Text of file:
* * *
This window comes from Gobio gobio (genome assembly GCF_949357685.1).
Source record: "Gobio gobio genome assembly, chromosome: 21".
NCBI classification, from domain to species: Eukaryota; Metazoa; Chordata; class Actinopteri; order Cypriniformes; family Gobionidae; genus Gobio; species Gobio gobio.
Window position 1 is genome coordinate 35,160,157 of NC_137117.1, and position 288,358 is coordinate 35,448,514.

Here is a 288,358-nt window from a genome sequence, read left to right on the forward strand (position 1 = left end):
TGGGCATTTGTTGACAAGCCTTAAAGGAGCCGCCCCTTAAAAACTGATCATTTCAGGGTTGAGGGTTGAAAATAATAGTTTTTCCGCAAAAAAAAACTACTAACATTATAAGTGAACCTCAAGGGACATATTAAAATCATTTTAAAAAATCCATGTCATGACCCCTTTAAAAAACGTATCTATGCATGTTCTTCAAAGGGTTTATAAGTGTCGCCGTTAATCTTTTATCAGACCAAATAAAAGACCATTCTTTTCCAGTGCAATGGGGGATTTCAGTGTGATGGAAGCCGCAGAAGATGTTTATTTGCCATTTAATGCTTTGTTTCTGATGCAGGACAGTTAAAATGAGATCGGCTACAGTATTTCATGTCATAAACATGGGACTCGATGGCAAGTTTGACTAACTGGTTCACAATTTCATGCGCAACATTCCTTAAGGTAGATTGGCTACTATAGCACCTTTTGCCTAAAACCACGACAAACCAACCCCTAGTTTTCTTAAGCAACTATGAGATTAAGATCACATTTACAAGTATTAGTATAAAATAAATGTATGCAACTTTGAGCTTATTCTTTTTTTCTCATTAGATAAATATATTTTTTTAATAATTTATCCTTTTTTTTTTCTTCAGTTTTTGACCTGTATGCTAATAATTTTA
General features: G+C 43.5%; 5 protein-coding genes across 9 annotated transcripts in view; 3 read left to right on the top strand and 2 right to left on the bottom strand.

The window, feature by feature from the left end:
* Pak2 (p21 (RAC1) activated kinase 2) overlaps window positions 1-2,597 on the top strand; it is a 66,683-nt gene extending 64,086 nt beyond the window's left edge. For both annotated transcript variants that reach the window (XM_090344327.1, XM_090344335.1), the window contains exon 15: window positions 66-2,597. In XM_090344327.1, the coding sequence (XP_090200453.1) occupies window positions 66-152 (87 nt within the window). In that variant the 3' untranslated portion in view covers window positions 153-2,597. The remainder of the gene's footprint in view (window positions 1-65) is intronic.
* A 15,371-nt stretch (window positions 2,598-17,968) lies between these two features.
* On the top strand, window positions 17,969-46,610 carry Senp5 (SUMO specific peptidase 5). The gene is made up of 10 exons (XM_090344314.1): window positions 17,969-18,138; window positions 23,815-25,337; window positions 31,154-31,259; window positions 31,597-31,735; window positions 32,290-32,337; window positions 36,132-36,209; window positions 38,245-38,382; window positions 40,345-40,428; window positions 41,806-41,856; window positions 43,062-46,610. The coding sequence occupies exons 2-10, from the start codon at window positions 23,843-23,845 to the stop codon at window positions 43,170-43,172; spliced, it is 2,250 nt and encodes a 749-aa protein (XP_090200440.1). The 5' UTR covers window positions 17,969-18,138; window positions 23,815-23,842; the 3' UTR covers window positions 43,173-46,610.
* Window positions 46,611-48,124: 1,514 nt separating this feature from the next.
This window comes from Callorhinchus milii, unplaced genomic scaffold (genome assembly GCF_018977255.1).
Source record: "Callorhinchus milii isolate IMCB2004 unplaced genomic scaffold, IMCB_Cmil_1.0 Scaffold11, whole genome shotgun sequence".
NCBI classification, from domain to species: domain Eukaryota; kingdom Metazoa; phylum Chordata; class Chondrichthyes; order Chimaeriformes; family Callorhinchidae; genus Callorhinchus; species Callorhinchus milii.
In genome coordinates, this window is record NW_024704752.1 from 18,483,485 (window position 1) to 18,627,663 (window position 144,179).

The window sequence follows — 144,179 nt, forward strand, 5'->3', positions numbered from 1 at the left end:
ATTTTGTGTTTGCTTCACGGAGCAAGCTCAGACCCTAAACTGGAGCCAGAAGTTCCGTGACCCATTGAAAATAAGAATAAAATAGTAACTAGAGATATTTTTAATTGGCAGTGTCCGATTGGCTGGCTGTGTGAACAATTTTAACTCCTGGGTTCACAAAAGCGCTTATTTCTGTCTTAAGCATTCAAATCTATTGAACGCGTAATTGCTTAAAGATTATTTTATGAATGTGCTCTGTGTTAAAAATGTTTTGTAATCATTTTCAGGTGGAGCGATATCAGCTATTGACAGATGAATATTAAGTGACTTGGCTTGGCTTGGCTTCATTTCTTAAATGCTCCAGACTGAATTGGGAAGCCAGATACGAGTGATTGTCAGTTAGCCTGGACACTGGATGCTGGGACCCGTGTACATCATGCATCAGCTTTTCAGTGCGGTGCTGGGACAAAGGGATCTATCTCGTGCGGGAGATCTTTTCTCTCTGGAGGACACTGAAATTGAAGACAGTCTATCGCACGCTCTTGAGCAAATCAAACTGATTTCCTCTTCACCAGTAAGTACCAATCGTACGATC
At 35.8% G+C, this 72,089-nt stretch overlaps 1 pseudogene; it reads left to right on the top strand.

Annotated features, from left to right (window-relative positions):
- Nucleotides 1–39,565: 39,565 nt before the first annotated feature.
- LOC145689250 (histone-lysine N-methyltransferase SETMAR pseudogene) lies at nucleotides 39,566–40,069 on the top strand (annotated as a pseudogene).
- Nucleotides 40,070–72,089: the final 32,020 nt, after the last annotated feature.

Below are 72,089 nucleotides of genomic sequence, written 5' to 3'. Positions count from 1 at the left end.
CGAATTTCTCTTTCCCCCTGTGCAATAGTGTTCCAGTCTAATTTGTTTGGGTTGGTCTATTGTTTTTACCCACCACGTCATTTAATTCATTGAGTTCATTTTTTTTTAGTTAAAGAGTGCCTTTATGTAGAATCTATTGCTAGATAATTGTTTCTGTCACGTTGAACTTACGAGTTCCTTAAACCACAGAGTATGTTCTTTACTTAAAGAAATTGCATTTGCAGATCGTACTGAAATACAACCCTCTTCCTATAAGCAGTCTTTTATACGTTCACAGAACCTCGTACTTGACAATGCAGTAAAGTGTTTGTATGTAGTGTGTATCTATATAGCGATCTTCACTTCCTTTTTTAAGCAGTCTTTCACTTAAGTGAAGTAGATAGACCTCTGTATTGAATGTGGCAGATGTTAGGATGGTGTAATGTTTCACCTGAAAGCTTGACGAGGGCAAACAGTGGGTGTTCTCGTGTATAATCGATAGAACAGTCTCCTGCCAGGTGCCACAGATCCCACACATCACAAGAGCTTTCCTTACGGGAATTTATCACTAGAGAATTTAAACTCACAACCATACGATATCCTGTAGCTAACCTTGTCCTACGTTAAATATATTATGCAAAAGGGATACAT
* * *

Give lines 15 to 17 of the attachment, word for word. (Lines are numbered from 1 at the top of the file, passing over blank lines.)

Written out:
NCBI classification, from domain to species: domain Eukaryota; kingdom Metazoa; phylum Chordata; class Chondrichthyes; order Chimaeriformes; family Callorhinchidae; genus Callorhinchus; species Callorhinchus milii.
In genome coordinates, this window is record NW_024704752.1 from 18,483,485 (window position 1) to 18,627,663 (window position 144,179).

The window sequence follows — 144,179 nt, forward strand, 5'->3', positions numbered from 1 at the left end: